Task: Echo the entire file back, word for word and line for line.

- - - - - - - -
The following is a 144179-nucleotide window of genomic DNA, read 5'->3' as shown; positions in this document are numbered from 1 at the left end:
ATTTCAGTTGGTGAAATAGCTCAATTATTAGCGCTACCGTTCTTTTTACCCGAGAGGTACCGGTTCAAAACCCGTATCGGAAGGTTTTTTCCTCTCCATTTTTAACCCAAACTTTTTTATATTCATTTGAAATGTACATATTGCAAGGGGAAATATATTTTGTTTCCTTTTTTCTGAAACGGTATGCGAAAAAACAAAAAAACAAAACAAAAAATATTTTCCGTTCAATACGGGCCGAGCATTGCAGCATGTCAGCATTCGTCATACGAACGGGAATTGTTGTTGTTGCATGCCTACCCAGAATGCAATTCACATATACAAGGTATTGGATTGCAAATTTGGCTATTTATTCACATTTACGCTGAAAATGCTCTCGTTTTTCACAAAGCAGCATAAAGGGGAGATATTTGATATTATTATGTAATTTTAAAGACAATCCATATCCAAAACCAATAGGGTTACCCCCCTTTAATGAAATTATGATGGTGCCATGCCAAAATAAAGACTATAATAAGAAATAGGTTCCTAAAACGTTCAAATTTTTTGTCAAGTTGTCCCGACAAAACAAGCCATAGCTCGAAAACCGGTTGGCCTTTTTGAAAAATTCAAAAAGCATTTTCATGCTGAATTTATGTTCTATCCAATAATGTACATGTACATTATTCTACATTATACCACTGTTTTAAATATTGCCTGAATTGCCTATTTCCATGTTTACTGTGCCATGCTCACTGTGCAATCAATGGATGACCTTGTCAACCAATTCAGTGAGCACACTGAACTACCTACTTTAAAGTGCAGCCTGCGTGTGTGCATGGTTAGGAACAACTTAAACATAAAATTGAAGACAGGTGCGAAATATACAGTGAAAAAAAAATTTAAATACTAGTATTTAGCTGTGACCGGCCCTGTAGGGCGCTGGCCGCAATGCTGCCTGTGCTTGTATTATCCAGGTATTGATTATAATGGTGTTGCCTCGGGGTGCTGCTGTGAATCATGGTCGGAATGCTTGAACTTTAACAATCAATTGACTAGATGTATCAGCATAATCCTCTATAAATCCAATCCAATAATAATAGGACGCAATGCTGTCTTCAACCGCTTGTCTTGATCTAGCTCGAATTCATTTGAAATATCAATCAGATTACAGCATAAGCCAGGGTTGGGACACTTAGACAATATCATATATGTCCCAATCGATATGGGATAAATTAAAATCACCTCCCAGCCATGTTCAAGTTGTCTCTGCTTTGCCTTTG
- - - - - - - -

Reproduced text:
The following is a 144179-nucleotide window of genomic DNA, read 5'->3' as shown; positions in this document are numbered from 1 at the left end:
ATTTCAGTTGGTGAAATAGCTCAATTATTAGCGCTACCGTTCTTTTTACCCGAGAGGTACCGGTTCAAAACCCGTATCGGAAGGTTTTTTCCTCTCCATTTTTAACCCAAACTTTTTTATATTCATTTGAAATGTACATATTGCAAGGGGAAATATATTTTGTTTCCTTTTTTCTGAAACGGTATGCGAAAAAACAAAAAAACAAAACAAAAAATATTTTCCGTTCAATACGGGCCGAGCATTGCAGCATGTCAGCATTCGTCATACGAACGGGAATTGTTGTTGTTGCATGCCTACCCAGAATGCAATTCACATATACAAGGTATTGGATTGCAAATTTGGCTATTTATTCACATTTACGCTGAAAATGCTCTCGTTTTTCACAAAGCAGCATAAAGGGGAGATATTTGATATTATTATGTAATTTTAAAGACAATCCATATCCAAAACCAATAGGGTTACCCCCCTTTAATGAAATTATGATGGTGCCATGCCAAAATAAAGACTATAATAAGAAATAGGTTCCTAAAACGTTCAAATTTTTTGTCAAGTTGTCCCGACAAAACAAGCCATAGCTCGAAAACCGGTTGGCCTTTTTGAAAAATTCAAAAAGCATTTTCATGCTGAATTTATGTTCTATCCAATAATGTACATGTACATTATTCTACATTATACCACTGTTTTAAATATTGCCTGAATTGCCTATTTCCATGTTTACTGTGCCATGCTCACTGTGCAATCAATGGATGACCTTGTCAACCAATTCAGTGAGCACACTGAACTACCTACTTTAAAGTGCAGCCTGCGTGTGTGCATGGTTAGGAACAACTTAAACATAAAATTGAAGACAGGTGCGAAATATACAGTGAAAAAAAAATTTAAATACTAGTATTTAGCTGTGACCGGCCCTGTAGGGCGCTGGCCGCAATGCTGCCTGTGCTTGTATTATCCAGGTATTGATTATAATGGTGTTGCCTCGGGGTGCTGCTGTGAATCATGGTCGGAATGCTTGAACTTTAACAATCAATTGACTAGATGTATCAGCATAATCCTCTATAAATCCAATCCAATAATAATAGGACGCAATGCTGTCTTCAACCGCTTGTCTTGATCTAGCTCGAATTCATTTGAAATATCAATCAGATTACAGCATAAGCCAGGGTTGGGACACTTAGACAATATCATATATGTCCCAATCGATATGGGATAAATTAAAATCACCTCCCAGCCATGTTCAAGTTGTCTCTGCTTTGCCTTTG